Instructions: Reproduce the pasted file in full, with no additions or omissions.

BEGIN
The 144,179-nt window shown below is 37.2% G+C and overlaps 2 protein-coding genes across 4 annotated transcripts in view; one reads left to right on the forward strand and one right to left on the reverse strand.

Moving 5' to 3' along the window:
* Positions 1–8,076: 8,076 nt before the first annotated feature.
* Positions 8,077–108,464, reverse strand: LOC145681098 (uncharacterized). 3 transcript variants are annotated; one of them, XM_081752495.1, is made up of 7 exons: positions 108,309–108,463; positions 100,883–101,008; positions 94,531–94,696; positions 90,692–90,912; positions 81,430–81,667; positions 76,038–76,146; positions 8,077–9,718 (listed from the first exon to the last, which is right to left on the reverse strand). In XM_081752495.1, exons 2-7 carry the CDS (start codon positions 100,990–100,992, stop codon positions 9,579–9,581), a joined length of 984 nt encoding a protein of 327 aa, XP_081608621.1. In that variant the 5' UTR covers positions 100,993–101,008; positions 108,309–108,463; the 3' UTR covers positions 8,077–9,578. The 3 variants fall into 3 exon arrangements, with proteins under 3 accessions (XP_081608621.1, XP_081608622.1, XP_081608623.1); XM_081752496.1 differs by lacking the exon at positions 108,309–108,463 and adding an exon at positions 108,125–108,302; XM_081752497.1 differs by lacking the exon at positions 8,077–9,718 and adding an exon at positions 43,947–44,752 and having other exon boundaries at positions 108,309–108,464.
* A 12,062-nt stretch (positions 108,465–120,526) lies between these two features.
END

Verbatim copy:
The 144,179-nt window shown below is 37.2% G+C and overlaps 2 protein-coding genes across 4 annotated transcripts in view; one reads left to right on the forward strand and one right to left on the reverse strand.

Moving 5' to 3' along the window:
* Positions 1–8,076: 8,076 nt before the first annotated feature.
* Positions 8,077–108,464, reverse strand: LOC145681098 (uncharacterized). 3 transcript variants are annotated; one of them, XM_081752495.1, is made up of 7 exons: positions 108,309–108,463; positions 100,883–101,008; positions 94,531–94,696; positions 90,692–90,912; positions 81,430–81,667; positions 76,038–76,146; positions 8,077–9,718 (listed from the first exon to the last, which is right to left on the reverse strand). In XM_081752495.1, exons 2-7 carry the CDS (start codon positions 100,990–100,992, stop codon positions 9,579–9,581), a joined length of 984 nt encoding a protein of 327 aa, XP_081608621.1. In that variant the 5' UTR covers positions 100,993–101,008; positions 108,309–108,463; the 3' UTR covers positions 8,077–9,578. The 3 variants fall into 3 exon arrangements, with proteins under 3 accessions (XP_081608621.1, XP_081608622.1, XP_081608623.1); XM_081752496.1 differs by lacking the exon at positions 108,309–108,463 and adding an exon at positions 108,125–108,302; XM_081752497.1 differs by lacking the exon at positions 8,077–9,718 and adding an exon at positions 43,947–44,752 and having other exon boundaries at positions 108,309–108,464.
* A 12,062-nt stretch (positions 108,465–120,526) lies between these two features.